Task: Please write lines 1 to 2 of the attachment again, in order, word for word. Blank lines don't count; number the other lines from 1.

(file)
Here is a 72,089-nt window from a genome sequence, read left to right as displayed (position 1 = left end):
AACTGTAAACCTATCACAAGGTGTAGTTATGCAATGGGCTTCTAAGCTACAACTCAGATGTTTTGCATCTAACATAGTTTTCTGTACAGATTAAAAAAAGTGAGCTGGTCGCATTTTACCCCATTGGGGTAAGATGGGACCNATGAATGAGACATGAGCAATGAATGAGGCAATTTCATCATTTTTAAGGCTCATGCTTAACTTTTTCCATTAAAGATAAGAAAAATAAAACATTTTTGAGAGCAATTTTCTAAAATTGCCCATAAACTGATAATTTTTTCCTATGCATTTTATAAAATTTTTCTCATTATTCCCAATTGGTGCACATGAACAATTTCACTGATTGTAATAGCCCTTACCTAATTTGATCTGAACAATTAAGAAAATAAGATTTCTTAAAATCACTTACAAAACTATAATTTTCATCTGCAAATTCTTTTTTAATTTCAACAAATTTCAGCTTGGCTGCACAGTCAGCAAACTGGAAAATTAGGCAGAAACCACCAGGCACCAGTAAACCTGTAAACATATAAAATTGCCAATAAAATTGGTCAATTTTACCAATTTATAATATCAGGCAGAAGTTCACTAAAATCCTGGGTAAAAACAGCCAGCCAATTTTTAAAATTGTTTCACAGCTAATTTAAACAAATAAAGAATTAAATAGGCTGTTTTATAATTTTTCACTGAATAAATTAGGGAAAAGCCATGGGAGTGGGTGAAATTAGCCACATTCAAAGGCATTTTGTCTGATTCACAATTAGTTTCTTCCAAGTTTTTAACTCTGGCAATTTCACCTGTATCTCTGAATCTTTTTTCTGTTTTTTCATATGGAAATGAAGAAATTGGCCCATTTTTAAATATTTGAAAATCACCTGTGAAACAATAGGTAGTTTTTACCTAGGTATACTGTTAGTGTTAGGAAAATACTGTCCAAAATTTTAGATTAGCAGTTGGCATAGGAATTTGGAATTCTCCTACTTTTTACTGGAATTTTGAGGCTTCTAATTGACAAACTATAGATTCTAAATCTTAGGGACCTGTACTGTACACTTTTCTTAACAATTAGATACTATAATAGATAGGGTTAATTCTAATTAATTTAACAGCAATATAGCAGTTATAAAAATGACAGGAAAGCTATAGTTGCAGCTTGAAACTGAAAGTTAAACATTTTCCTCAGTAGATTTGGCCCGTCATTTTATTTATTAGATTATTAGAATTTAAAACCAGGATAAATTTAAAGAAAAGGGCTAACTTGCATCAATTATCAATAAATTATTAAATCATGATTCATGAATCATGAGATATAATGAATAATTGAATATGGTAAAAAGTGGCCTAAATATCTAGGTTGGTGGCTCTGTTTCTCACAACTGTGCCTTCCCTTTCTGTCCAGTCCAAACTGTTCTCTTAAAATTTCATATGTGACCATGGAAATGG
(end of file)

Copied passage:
Here is a 72,089-nt window from a genome sequence, read left to right as displayed (position 1 = left end):
AACTGTAAACCTATCACAAGGTGTAGTTATGCAATGGGCTTCTAAGCTACAACTCAGATGTTTTGCATCTAACATAGTTTTCTGTACAGATTAAAAAAAGTGAGCTGGTCGCATTTTACCCCATTGGGGTAAGATGGGACCNATGAATGAGACATGAGCAATGAATGAGGCAATTTCATCATTTTTAAGGCTCATGCTTAACTTTTTCCATTAAAGATAAGAAAAATAAAACATTTTTGAGAGCAATTTTCTAAAATTGCCCATAAACTGATAATTTTTTCCTATGCATTTTATAAAATTTTTCTCATTATTCCCAATTGGTGCACATGAACAATTTCACTGATTGTAATAGCCCTTACCTAATTTGATCTGAACAATTAAGAAAATAAGATTTCTTAAAATCACTTACAAAACTATAATTTTCATCTGCAAATTCTTTTTTAATTTCAACAAATTTCAGCTTGGCTGCACAGTCAGCAAACTGGAAAATTAGGCAGAAACCACCAGGCACCAGTAAACCTGTAAACATATAAAATTGCCAATAAAATTGGTCAATTTTACCAATTTATAATATCAGGCAGAAGTTCACTAAAATCCTGGGTAAAAACAGCCAGCCAATTTTTAAAATTGTTTCACAGCTAATTTAAACAAATAAAGAATTAAATAGGCTGTTTTATAATTTTTCACTGAATAAATTAGGGAAAAGCCATGGGAGTGGGTGAAATTAGCCACATTCAAAGGCATTTTGTCTGATTCACAATTAGTTTCTTCCAAGTTTTTAACTCTGGCAATTTCACCTGTATCTCTGAATCTTTTTTCTGTTTTTTCATATGGAAATGAAGAAATTGGCCCATTTTTAAATATTTGAAAATCACCTGTGAAACAATAGGTAGTTTTTACCTAGGTATACTGTTAGTGTTAGGAAAATACTGTCCAAAATTTTAGATTAGCAGTTGGCATAGGAATTTGGAATTCTCCTACTTTTTACTGGAATTTTGAGGCTTCTAATTGACAAACTATAGATTCTAAATCTTAGGGACCTGTACTGTACACTTTTCTTAACAATTAGATACTATAATAGATAGGGTTAATTCTAATTAATTTAACAGCAATATAGCAGTTATAAAAATGACAGGAAAGCTATAGTTGCAGCTTGAAACTGAAAGTTAAACATTTTCCTCAGTAGATTTGGCCCGTCATTTTATTTATTAGATTATTAGAATTTAAAACCAGGATAAATTTAAAGAAAAGGGCTAACTTGCATCAATTATCAATAAATTATTAAATCATGATTCATGAATCATGAGATATAATGAATAATTGAATATGGTAAAAAGTGGCCTAAATATCTAGGTTGGTGGCTCTGTTTCTCACAACTGTGCCTTCCCTTTCTGTCCAGTCCAAACTGTTCTCTTAAAATTTCATATGTGACCATGGAAATGG